Tornado remembrance book released six months later
When a tornado dashed through southeastern Illinois February 29, writers and photographers from The Daily Egyptian, as well as students in SIU’s School of Journalism, rushed to the scene.
As news of destruction throughout Harrisburg and Ridgway surged to national attention, so did the students’ documentation, which has been published in a book called “4:56 A.M. The Story of the Feb. 29, 2012 Tornado.”
The book celebrated its release Sunday at the Harrisburg District Library. Copies sold for $10, and nearly $3,500 in proceeds were raised for area agencies involved with recovery.
The pictures and stories between the book’s covers evoked strong emotion from all who were involved, but sobs and grievances were heard once the ceremony started as the nearly 100 attendees were brought to a startling discovery: Don Ray Smith, a retired coal miner from Equality who died March 7, was misnamed in the book’s memoriam to the tornado victims.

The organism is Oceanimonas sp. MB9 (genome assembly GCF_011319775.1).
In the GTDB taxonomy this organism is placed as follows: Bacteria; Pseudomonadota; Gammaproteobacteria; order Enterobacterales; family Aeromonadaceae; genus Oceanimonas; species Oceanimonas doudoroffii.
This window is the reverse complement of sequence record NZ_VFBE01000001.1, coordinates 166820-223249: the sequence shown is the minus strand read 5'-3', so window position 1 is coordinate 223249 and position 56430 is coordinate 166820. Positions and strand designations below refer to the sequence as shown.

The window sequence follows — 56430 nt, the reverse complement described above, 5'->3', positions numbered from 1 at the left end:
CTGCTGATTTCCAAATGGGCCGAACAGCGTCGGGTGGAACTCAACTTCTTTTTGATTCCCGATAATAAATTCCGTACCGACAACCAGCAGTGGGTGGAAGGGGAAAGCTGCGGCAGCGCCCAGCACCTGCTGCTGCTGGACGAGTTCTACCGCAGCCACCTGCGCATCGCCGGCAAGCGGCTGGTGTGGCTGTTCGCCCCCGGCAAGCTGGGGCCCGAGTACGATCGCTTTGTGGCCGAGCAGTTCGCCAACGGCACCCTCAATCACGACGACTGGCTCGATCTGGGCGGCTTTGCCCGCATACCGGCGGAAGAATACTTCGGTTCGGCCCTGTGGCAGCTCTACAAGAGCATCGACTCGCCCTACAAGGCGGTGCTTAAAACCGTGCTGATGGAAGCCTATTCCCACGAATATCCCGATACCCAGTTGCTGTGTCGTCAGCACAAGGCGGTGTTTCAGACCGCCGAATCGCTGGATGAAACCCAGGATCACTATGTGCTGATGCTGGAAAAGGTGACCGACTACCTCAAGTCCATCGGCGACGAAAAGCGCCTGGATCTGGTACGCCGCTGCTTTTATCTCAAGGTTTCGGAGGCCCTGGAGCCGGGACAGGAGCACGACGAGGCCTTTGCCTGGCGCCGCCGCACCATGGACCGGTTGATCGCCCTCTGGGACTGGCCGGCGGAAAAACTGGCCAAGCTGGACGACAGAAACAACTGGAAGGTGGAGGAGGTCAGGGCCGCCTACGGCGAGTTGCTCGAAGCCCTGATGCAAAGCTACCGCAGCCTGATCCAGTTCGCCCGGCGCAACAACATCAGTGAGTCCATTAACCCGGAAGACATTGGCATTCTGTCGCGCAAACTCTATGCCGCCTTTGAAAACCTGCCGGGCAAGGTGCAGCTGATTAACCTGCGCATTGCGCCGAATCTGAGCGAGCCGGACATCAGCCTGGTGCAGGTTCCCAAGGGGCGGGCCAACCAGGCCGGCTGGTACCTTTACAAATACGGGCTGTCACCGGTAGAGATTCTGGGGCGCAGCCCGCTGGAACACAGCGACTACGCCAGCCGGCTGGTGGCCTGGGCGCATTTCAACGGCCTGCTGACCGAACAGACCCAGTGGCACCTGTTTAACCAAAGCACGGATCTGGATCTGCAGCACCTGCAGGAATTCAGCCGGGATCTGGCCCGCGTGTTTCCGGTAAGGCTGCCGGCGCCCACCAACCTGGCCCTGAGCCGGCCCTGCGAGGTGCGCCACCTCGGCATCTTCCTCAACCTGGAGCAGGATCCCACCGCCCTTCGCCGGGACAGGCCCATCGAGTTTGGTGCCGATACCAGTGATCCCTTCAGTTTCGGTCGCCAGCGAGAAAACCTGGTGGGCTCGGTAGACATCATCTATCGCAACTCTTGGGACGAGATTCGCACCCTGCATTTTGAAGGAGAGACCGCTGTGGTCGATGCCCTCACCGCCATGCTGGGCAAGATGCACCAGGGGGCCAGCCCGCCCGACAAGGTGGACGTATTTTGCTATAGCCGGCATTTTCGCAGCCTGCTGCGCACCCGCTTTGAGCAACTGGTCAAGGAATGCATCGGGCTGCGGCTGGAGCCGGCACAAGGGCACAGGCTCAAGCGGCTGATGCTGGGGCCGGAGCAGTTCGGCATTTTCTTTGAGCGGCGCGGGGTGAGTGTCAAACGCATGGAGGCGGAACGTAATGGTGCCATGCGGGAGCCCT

Ida Evans, Smith’s daughter, brought the news to light after an introduction by Harrisburg City Clerk Sally Woffard. She relayed a plea for alteration in front of friends, family and community members.
“He was my father; of course it’s an emotional subject,” she said. “I just wanted to let the people there know as soon as I saw it.”
Phyliss K. Smith, Smith’s wife of 49 years, said she understands that mistakes happen. It’s just a matter of how and if they are corrected, she said.
“It’s a history book,” she said. “This book is part of history now, and I just want my husband to be remembered for who he really was.”
William Freivogel, director of the School of Journalism, said he aims to set the record straight.
“There is no excuse for mistakes,” he said. “We are investigating ways to address the error and will present the family and library with copies of the book containing a correction.”
Freivogel said he appreciated the community’s warm welcome and thanked them for letting SIU students tell their story.
“We also are considering a one-page erratum, correcting the mistake, for the books already printed,” he said. “We could make it available at the library for those who already have purchased books.”